How To Save Money On Disposable Diapers

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Huggies Little Snugglers Diapers, Size Newborn, 76ct going for $20.23 on Diapers.com

For families struggling to pay the bills, or really anyone on a budget, the cost of disposable diapers can be downright overwhelming.

Many people are eager to reduce the financial pain and that’s one reason why cloth diapers are experiencing a resurgence in popularity. They can be a great way to save money but they aren’t for everyone. Families struggling with poverty often can’t handle the initial investment cloth diapering systems require. Others lack reliable access to a washing machine. Then there are mommas and dads who just don’t have the time to do all that extra laundry – who are busy working two jobs or irregular shifts. Many daycares only allow disposables.

So… If you’re a disposable diaper user and looking to save, check out the tips below from WHNT News 19 Morning Anchor Michelle Stark’s recent baby blog post.

Join us for The Great Diaper Drive Sept. 1st - 30th.

Join us for The Great Diaper Drive Sept. 1st – 30th.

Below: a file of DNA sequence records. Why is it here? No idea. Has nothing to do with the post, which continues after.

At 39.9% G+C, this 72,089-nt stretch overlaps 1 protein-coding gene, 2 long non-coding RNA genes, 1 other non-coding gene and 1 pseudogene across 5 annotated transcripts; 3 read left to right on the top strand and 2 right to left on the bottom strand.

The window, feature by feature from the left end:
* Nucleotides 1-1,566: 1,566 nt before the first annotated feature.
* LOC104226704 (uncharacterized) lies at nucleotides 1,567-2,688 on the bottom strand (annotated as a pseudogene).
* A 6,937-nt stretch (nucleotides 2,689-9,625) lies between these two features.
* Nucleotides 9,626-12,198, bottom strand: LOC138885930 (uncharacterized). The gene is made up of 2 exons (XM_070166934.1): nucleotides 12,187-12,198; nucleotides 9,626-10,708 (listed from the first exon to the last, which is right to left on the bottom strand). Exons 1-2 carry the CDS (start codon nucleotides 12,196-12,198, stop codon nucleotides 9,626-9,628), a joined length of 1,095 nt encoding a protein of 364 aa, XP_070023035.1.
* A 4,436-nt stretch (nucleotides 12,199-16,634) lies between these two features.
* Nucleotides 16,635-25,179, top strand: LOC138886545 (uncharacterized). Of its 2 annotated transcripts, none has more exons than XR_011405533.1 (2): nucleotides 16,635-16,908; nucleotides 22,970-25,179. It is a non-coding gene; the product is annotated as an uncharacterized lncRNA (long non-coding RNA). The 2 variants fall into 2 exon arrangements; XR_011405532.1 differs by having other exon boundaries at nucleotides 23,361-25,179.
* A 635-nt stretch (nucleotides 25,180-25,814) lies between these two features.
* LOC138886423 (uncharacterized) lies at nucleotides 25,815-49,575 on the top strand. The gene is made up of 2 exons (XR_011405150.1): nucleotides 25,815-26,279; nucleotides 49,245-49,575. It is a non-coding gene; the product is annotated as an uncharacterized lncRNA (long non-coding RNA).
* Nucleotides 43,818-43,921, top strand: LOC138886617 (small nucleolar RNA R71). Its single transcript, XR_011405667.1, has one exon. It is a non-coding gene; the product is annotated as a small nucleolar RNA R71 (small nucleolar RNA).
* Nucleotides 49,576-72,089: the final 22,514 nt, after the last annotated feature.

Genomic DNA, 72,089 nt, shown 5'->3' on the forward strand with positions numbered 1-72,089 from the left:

WHNT News 19 is also partnering with RocketCityMom.com for “The Great Diaper Drive” this September – collecting disposable diapers for babies in need to be distributed through

local non-profit Manna House. If, while shopping for your own disposables, you’d like to pick up an extra pack for our effort, you can find details on how to donate here.

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As excerpted from michellestarkbabyblog.wordpress.com:

Basic Tips

1. Buy in bulk (look for cheaper cost-per-unit or cost-per-diaper)

Make like you’re headed to Costco. In fact, Costco (or any other warehouse shopping outlet) is a great place to buy “bulk” diapers. They’re often (although not always) much cheaper when purchased in packs of 100 + than when bought in smaller sizes. Economies of scale.

2. Buy store brands

Store brands are often way cheaper than Huggies & Pampers. Just the other day I picked up a package of Size 3 for Jane (which we use on the occasions when she has developed diaper rash) and saved at least $3.00 over the premium brand they had on the shelf.

3. Stock up during sales

I just did this with baby food – stocking an entire pantry shelf with Stage 2 jars & pouches. Jane is not anywhere close to eating Stage 2 (6 months +) but she will be eventually and certainly within the expiration date. My husband laughed out loud looking at our overstuffed pantry but the principle applies to diapers too. Buy whatever size IS on sale WHEN it’s on sale.

For more advanced savings strategies on disposable diapers, check out michellestarkbabyblog.wordpress.com.